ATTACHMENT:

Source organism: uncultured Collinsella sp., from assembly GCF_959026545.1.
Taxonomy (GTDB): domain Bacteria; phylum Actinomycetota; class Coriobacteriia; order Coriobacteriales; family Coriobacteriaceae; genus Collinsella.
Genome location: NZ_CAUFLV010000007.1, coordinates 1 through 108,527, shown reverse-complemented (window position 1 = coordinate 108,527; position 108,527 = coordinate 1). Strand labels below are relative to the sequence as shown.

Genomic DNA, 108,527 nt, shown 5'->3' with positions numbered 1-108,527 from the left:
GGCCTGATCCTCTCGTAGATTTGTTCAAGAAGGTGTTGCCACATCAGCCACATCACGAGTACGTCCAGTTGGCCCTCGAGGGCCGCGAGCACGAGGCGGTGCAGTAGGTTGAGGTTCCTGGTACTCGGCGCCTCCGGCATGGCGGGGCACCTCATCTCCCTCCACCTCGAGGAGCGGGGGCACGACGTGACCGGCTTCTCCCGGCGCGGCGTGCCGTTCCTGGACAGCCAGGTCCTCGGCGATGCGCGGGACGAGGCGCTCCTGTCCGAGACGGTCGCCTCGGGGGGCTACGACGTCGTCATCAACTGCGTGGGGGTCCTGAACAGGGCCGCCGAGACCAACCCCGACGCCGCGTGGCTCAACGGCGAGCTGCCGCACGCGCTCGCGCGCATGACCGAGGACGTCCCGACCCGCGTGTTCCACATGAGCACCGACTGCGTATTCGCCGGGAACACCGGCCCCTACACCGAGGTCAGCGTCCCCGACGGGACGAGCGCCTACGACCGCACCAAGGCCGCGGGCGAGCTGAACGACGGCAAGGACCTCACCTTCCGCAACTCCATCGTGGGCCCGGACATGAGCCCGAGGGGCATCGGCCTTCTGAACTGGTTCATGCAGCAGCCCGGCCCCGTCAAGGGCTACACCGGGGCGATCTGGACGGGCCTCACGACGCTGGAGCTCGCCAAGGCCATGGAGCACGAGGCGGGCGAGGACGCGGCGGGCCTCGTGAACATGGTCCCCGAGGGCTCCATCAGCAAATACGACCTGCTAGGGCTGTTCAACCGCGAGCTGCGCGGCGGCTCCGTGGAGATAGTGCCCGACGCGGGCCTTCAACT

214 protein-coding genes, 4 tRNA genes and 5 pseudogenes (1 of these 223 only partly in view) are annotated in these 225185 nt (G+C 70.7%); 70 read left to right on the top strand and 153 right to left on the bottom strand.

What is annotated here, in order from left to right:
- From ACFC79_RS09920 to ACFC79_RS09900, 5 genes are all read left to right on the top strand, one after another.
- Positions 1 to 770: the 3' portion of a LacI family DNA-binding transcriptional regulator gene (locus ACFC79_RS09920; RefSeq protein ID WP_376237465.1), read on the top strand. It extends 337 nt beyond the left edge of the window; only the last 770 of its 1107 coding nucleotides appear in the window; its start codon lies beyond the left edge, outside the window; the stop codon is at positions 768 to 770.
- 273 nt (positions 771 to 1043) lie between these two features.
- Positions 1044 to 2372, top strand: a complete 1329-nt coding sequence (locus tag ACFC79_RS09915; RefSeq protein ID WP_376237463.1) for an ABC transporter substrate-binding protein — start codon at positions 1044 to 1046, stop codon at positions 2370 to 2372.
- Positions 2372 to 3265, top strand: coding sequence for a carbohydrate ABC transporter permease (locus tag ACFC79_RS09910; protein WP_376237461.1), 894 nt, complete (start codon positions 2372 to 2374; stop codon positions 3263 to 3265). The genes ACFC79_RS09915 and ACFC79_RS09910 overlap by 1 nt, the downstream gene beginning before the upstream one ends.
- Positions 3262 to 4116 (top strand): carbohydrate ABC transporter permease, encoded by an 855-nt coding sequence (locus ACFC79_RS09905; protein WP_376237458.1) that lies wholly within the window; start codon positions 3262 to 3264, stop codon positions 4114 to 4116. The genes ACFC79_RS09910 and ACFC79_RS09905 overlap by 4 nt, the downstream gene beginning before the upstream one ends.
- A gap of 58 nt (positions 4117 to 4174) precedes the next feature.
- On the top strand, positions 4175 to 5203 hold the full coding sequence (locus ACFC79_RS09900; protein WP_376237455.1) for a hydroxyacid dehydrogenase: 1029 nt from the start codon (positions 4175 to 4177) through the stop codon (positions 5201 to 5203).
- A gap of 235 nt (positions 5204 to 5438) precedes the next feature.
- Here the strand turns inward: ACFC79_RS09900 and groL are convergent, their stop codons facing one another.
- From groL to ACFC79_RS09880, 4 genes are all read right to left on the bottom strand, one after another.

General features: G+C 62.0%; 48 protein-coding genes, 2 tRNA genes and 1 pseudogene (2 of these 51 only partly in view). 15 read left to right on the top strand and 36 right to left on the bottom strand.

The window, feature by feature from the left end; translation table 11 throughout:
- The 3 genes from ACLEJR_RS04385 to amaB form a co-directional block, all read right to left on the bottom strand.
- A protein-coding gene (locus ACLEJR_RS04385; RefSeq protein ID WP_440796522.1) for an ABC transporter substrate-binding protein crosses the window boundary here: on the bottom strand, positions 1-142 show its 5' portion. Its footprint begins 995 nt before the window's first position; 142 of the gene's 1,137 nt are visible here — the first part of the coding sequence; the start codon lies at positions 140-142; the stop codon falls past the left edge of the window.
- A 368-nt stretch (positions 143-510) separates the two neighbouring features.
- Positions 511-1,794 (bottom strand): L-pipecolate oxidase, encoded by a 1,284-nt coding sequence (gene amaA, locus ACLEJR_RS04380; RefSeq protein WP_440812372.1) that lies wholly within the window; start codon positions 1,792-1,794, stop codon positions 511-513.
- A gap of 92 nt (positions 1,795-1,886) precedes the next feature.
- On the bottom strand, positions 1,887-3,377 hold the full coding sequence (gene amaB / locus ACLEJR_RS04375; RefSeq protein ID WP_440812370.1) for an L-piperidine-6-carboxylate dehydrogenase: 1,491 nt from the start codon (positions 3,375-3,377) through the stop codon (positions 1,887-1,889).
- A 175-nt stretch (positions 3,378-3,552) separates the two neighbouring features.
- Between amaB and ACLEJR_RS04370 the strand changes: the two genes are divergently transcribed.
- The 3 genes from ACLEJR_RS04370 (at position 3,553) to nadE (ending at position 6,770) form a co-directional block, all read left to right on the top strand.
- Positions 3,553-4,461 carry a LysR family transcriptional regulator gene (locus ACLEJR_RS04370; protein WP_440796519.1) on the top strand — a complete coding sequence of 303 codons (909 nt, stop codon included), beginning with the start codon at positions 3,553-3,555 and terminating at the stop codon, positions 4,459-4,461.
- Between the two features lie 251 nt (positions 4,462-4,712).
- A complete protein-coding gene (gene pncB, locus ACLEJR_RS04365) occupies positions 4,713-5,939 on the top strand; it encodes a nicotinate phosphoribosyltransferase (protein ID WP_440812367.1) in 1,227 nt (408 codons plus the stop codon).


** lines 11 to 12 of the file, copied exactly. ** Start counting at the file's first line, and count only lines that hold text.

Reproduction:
- Positions 1044 to 2372, top strand: a complete 1329-nt coding sequence (locus tag ACFC79_RS09915; RefSeq protein ID WP_376237463.1) for an ABC transporter substrate-binding protein — start codon at positions 1044 to 1046, stop codon at positions 2370 to 2372.
- Positions 2372 to 3265, top strand: coding sequence for a carbohydrate ABC transporter permease (locus tag ACFC79_RS09910; protein WP_376237461.1), 894 nt, complete (start codon positions 2372 to 2374; stop codon positions 3263 to 3265). The genes ACFC79_RS09915 and ACFC79_RS09910 overlap by 1 nt, the downstream gene beginning before the upstream one ends.